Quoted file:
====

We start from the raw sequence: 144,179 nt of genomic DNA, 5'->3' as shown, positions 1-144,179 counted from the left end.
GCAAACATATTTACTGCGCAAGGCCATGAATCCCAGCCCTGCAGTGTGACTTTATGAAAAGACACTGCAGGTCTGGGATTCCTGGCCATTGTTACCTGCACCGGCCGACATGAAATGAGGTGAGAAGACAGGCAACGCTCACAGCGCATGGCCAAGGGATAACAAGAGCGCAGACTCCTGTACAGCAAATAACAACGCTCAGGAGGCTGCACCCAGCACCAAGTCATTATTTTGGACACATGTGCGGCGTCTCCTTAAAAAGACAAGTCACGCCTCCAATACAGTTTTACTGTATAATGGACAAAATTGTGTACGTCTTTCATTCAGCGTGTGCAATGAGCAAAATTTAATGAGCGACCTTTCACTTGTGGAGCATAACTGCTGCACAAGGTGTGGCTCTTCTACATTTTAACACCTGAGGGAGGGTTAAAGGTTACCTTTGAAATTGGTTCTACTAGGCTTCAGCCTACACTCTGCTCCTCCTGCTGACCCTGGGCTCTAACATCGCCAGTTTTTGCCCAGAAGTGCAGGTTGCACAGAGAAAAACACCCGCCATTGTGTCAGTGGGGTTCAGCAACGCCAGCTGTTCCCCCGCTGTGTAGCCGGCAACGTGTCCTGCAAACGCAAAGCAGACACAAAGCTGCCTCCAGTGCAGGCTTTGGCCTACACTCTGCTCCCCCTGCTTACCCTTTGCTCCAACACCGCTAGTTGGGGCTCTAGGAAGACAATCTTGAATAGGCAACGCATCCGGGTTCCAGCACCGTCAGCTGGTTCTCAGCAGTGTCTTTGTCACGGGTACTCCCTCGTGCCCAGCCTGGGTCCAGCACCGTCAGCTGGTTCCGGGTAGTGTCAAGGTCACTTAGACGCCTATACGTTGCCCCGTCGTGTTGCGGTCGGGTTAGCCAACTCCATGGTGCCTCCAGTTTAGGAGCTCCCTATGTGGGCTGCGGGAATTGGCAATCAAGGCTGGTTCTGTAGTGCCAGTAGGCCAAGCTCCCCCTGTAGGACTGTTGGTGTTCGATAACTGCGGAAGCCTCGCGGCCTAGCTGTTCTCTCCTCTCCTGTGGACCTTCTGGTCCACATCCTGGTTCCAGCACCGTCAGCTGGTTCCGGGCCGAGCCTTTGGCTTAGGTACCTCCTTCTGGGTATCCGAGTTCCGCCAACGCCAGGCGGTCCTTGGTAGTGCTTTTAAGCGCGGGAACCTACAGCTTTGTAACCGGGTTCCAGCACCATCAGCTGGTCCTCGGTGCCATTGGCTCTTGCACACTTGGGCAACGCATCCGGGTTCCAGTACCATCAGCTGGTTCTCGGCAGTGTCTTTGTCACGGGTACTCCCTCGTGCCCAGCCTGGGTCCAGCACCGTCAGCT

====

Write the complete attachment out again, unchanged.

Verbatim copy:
We start from the raw sequence: 144,179 nt of genomic DNA, 5'->3' as shown, positions 1-144,179 counted from the left end.
GCAAACATATTTACTGCGCAAGGCCATGAATCCCAGCCCTGCAGTGTGACTTTATGAAAAGACACTGCAGGTCTGGGATTCCTGGCCATTGTTACCTGCACCGGCCGACATGAAATGAGGTGAGAAGACAGGCAACGCTCACAGCGCATGGCCAAGGGATAACAAGAGCGCAGACTCCTGTACAGCAAATAACAACGCTCAGGAGGCTGCACCCAGCACCAAGTCATTATTTTGGACACATGTGCGGCGTCTCCTTAAAAAGACAAGTCACGCCTCCAATACAGTTTTACTGTATAATGGACAAAATTGTGTACGTCTTTCATTCAGCGTGTGCAATGAGCAAAATTTAATGAGCGACCTTTCACTTGTGGAGCATAACTGCTGCACAAGGTGTGGCTCTTCTACATTTTAACACCTGAGGGAGGGTTAAAGGTTACCTTTGAAATTGGTTCTACTAGGCTTCAGCCTACACTCTGCTCCTCCTGCTGACCCTGGGCTCTAACATCGCCAGTTTTTGCCCAGAAGTGCAGGTTGCACAGAGAAAAACACCCGCCATTGTGTCAGTGGGGTTCAGCAACGCCAGCTGTTCCCCCGCTGTGTAGCCGGCAACGTGTCCTGCAAACGCAAAGCAGACACAAAGCTGCCTCCAGTGCAGGCTTTGGCCTACACTCTGCTCCCCCTGCTTACCCTTTGCTCCAACACCGCTAGTTGGGGCTCTAGGAAGACAATCTTGAATAGGCAACGCATCCGGGTTCCAGCACCGTCAGCTGGTTCTCAGCAGTGTCTTTGTCACGGGTACTCCCTCGTGCCCAGCCTGGGTCCAGCACCGTCAGCTGGTTCCGGGTAGTGTCAAGGTCACTTAGACGCCTATACGTTGCCCCGTCGTGTTGCGGTCGGGTTAGCCAACTCCATGGTGCCTCCAGTTTAGGAGCTCCCTATGTGGGCTGCGGGAATTGGCAATCAAGGCTGGTTCTGTAGTGCCAGTAGGCCAAGCTCCCCCTGTAGGACTGTTGGTGTTCGATAACTGCGGAAGCCTCGCGGCCTAGCTGTTCTCTCCTCTCCTGTGGACCTTCTGGTCCACATCCTGGTTCCAGCACCGTCAGCTGGTTCCGGGCCGAGCCTTTGGCTTAGGTACCTCCTTCTGGGTATCCGAGTTCCGCCAACGCCAGGCGGTCCTTGGTAGTGCTTTTAAGCGCGGGAACCTACAGCTTTGTAACCGGGTTCCAGCACCATCAGCTGGTCCTCGGTGCCATTGGCTCTTGCACACTTGGGCAACGCATCCGGGTTCCAGTACCATCAGCTGGTTCTCGGCAGTGTCTTTGTCACGGGTACTCCCTCGTGCCCAGCCTGGGTCCAGCACCGTCAGCT